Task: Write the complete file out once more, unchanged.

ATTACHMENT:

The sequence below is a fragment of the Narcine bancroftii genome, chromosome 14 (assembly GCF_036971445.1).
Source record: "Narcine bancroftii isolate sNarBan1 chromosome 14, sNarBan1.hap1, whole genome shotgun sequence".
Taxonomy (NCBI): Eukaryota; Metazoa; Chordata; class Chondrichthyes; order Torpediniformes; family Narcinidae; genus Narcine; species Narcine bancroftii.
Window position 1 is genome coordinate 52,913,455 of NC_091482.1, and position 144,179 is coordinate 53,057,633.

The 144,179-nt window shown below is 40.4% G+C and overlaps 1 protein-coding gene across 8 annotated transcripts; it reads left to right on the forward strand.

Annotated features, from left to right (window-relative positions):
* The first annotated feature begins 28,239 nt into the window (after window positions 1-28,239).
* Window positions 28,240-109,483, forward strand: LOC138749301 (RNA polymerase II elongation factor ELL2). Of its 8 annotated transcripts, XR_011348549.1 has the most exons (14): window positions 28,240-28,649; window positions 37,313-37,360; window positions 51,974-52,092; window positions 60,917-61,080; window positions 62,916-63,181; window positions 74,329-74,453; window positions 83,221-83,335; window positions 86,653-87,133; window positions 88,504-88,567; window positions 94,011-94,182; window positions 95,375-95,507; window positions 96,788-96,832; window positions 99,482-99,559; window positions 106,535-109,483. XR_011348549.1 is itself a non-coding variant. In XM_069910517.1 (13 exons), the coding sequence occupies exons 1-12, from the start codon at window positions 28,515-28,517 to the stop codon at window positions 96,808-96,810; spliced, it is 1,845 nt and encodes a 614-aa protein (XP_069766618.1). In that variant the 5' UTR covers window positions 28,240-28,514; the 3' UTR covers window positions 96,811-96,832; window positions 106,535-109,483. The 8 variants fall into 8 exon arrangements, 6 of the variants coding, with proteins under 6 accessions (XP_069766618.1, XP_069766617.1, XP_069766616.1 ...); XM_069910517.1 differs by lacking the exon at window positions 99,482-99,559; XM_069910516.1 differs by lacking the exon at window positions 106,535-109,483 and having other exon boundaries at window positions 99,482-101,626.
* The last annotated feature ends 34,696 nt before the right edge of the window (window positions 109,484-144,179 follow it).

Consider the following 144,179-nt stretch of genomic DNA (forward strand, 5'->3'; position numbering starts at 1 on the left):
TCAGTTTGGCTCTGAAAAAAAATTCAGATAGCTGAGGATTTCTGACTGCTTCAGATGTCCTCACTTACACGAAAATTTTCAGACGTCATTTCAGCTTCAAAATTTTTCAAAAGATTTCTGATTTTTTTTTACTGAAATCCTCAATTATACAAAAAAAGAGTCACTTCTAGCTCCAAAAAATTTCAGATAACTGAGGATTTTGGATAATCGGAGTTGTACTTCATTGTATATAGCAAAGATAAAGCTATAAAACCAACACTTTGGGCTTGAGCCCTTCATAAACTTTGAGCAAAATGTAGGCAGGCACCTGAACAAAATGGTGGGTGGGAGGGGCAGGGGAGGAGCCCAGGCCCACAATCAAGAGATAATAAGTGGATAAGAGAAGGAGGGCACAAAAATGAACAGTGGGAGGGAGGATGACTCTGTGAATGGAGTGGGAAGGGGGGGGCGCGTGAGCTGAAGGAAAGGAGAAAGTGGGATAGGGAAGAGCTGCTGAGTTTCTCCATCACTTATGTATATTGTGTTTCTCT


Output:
The sequence below is a fragment of the Narcine bancroftii genome, chromosome 14 (assembly GCF_036971445.1).
Source record: "Narcine bancroftii isolate sNarBan1 chromosome 14, sNarBan1.hap1, whole genome shotgun sequence".
Taxonomy (NCBI): Eukaryota; Metazoa; Chordata; class Chondrichthyes; order Torpediniformes; family Narcinidae; genus Narcine; species Narcine bancroftii.
Window position 1 is genome coordinate 52,913,455 of NC_091482.1, and position 144,179 is coordinate 53,057,633.

The 144,179-nt window shown below is 40.4% G+C and overlaps 1 protein-coding gene across 8 annotated transcripts; it reads left to right on the forward strand.

Annotated features, from left to right (window-relative positions):
* The first annotated feature begins 28,239 nt into the window (after window positions 1-28,239).
* Window positions 28,240-109,483, forward strand: LOC138749301 (RNA polymerase II elongation factor ELL2). Of its 8 annotated transcripts, XR_011348549.1 has the most exons (14): window positions 28,240-28,649; window positions 37,313-37,360; window positions 51,974-52,092; window positions 60,917-61,080; window positions 62,916-63,181; window positions 74,329-74,453; window positions 83,221-83,335; window positions 86,653-87,133; window positions 88,504-88,567; window positions 94,011-94,182; window positions 95,375-95,507; window positions 96,788-96,832; window positions 99,482-99,559; window positions 106,535-109,483. XR_011348549.1 is itself a non-coding variant. In XM_069910517.1 (13 exons), the coding sequence occupies exons 1-12, from the start codon at window positions 28,515-28,517 to the stop codon at window positions 96,808-96,810; spliced, it is 1,845 nt and encodes a 614-aa protein (XP_069766618.1). In that variant the 5' UTR covers window positions 28,240-28,514; the 3' UTR covers window positions 96,811-96,832; window positions 106,535-109,483. The 8 variants fall into 8 exon arrangements, 6 of the variants coding, with proteins under 6 accessions (XP_069766618.1, XP_069766617.1, XP_069766616.1 ...); XM_069910517.1 differs by lacking the exon at window positions 99,482-99,559; XM_069910516.1 differs by lacking the exon at window positions 106,535-109,483 and having other exon boundaries at window positions 99,482-101,626.
* The last annotated feature ends 34,696 nt before the right edge of the window (window positions 109,484-144,179 follow it).

Consider the following 144,179-nt stretch of genomic DNA (forward strand, 5'->3'; position numbering starts at 1 on the left):
TCAGTTTGGCTCTGAAAAAAAATTCAGATAGCTGAGGATTTCTGACTGCTTCAGATGTCCTCACTTACACGAAAATTTTCAGACGTCATTTCAGCTTCAAAATTTTTCAAAAGATTTCTGATTTTTTTTTACTGAAATCCTCAATTATACAAAAAAAGAGTCACTTCTAGCTCCAAAAAATTTCAGATAACTGAGGATTTTGGATAATCGGAGTTGTACTTCATTGTATATAGCAAAGATAAAGCTATAAAACCAACACTTTGGGCTTGAGCCCTTCATAAACTTTGAGCAAAATGTAGGCAGGCACCTGAACAAAATGGTGGGTGGGAGGGGCAGGGGAGGAGCCCAGGCCCACAATCAAGAGATAATAAGTGGATAAGAGAAGGAGGGCACAAAAATGAACAGTGGGAGGGAGGATGACTCTGTGAATGGAGTGGGAAGGGGGGGGCGCGTGAGCTGAAGGAAAGGAGAAAGTGGGATAGGGAAGAGCTGCTGAGTTTCTCCATCACTTATGTATATTGTGTTTCTCT